Wednesday, August 23, 2017

Critical Thinking on the First Day of School

By: Rachel Barry

Following up on yesterday's post on the ways teachers build relationships with and among students on the first day of school, I wanted to share a more in-depth look at my first day of classes.  

This past spring and summer, numerous math teachers around the district embarked on an opportunity to take a massive open online course (MOOC) from Stanford University called How to Learn Math for Teachers.  This course focused on how to change student mindsets towards mathematics, pedagogical strategies to promote active learning, and build critical thinking skills.  (Small plug...there were about 80 teachers across the district - math, science, special education - who took this course, and it was AWESOME!).  Prior to taking the class, I felt that I had a strong understanding of how to change the focus in class from grades to learning, however, this class gave me numerous more strategies to emphasize this more through how I communicate and how I create effective classroom activities.  Here are some activities that I did on the first day of classes to both build relationships as well as challenge students to think critically.

Would You Rather...?
In groups, I had students develop a "Would You Rather...? statement, one per group, and wrote it on their tables (see whiteboard tables here).  Then, the students rotated around the groups and voted at each table.  
In my AP Statistics class, I took this a step further and had students discuss the expected outcome prior to voting.  This is a key concept of statistics, so I loved being able to bring it up on the first day.  In this class, we continued the first day by performing a simulation where they worked in groups, getting to know one another, and getting introduced to statistics.

In my regular Algebra classes, I had the students calculate the percentages of tallies for each.  It was interesting to see the various methods that students used (proportions, decimals, etc) and whether or not the set up two equations or if they calculated one and then subtracted that from 100 to get the other.  We then had a class discussion on how many math problems can be solved using different steps or methods.  

This lead perfectly into my next activity...

Number Sense Activity
For this activity, I put this problem on the board and showed students how to solve this using traditional methods.  Then I challenged them in their groups to come up with FOUR other ways to solve this problem.  
Some students hit the ground running, while others sat back.  It was interesting when most groups got two right away (15 + 15 + 15 + 15 and 4 + ... + 4), and then they hit a road block.  Some students immediately started drawing (a grid of 15 x 4, four circles with 15 dots in each), and others sat back and observed.  Many students also separated or broke down the numbers (10 x 4 = 40, 5 x 4 = 20, 40 + 20 = 60 or 15 x 2 = 30, 15 x 2 = 30, 30 + 30 = 60).  The last method, though only two of my three classes saw it, was time.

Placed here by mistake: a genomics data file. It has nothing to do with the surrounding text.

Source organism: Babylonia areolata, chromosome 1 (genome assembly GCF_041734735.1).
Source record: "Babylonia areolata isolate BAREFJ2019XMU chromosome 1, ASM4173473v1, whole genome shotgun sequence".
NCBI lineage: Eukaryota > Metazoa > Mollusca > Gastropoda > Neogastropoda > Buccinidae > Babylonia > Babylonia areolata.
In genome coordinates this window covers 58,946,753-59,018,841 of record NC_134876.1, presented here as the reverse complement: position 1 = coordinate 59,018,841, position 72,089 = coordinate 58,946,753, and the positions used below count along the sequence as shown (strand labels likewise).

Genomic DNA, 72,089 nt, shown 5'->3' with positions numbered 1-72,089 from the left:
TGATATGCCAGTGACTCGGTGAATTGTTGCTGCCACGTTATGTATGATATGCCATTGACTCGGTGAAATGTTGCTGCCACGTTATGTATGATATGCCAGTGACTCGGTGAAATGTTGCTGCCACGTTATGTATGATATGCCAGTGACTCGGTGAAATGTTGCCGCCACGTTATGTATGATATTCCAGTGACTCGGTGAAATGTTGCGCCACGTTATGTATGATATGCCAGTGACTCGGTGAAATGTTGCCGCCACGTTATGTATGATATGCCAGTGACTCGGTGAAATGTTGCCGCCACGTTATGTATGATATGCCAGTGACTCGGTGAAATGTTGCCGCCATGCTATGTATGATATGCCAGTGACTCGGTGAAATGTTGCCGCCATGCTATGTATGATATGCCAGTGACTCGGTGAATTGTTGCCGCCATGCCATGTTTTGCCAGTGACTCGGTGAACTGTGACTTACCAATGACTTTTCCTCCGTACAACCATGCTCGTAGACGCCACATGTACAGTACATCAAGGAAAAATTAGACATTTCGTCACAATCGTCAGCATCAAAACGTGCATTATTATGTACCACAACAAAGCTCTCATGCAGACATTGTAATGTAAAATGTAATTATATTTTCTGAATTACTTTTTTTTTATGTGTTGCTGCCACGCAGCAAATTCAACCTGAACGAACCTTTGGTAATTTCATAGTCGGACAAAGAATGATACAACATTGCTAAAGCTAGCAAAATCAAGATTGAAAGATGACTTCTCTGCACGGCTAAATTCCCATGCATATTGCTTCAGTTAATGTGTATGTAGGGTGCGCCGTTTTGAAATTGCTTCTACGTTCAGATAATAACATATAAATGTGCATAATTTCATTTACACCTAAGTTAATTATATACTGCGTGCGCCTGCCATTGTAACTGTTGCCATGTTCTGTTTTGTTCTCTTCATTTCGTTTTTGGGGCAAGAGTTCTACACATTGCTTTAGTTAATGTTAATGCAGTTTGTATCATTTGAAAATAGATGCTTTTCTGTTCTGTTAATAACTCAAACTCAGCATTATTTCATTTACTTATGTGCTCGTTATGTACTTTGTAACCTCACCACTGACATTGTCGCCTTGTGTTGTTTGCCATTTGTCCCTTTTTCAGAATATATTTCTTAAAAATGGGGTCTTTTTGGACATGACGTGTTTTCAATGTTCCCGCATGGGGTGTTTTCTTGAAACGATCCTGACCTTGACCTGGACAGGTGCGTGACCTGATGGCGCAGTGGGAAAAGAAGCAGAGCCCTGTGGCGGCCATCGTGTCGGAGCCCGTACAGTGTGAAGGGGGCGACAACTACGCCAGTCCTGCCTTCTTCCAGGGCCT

As groups were finishing up, I was having students share at the front of the board.  I have always struggled getting students (probably me coming up with excuses as to why it may not work) to do this regularly in class, so I decided to just start it on the first day, as a class norm.

I repeated this method with 25 x 7, and the students were much quicker, using other groups' methods.  Many students then saw the connection to money.

Rectangle Activity
For the next activity, I drew this figure on the board and asked students "How many rectangles are in this figure?"
Now that students were acquainted with one another, the brainstorming started much quicker.  In each class, after about a minute or two had passed, a student asked "Is a square a rectangle?"  YES!  Exactly what I'd hoped!  We then had a (short) discussion about the importance of asking questions and challenging me throughout the course by asking "Why?"  Then students continued working.  It was very cool to see students using colors, breaking down the figure, etc.  (If you want to know, there are 18!)

Fractions Activity
The last activity was for me to formatively assess students' prior knowledge of fractions.  Our first unit focuses on simplifying exponents and radicals, and if students do not fully understand the basics of fractions, they will struggle when we throw in variables, exponents, and square roots.  

I wrote random fractions on a bunch of notecards.  Each student was given a notecard and a partner.  Each pair was given a die.  Students were to roll the die, and if the die landed on an odd number, they added the fractions, while if it landed on an even number, they subtracted the two fractions.  Once they solved for the correct answer, one person traded their notecard with one of another group.  They repeated the process.  Next, they used the same notecards and rolled the die with an odd number meaning that they would multiply the fractions, and an even number would mean dividing the fractions.  They switched cards, and repeated.  

Finally, students opened their iPads, logged into Schoology and pulled up a Google Form survey.  In this survey, I ask them both routine questions (when is your lunch/study hall, who is your counselor, when is your birthday, etc.) and getting to you know questions (what are your future career goals, is there anything that I should know that would help me better teach you?)

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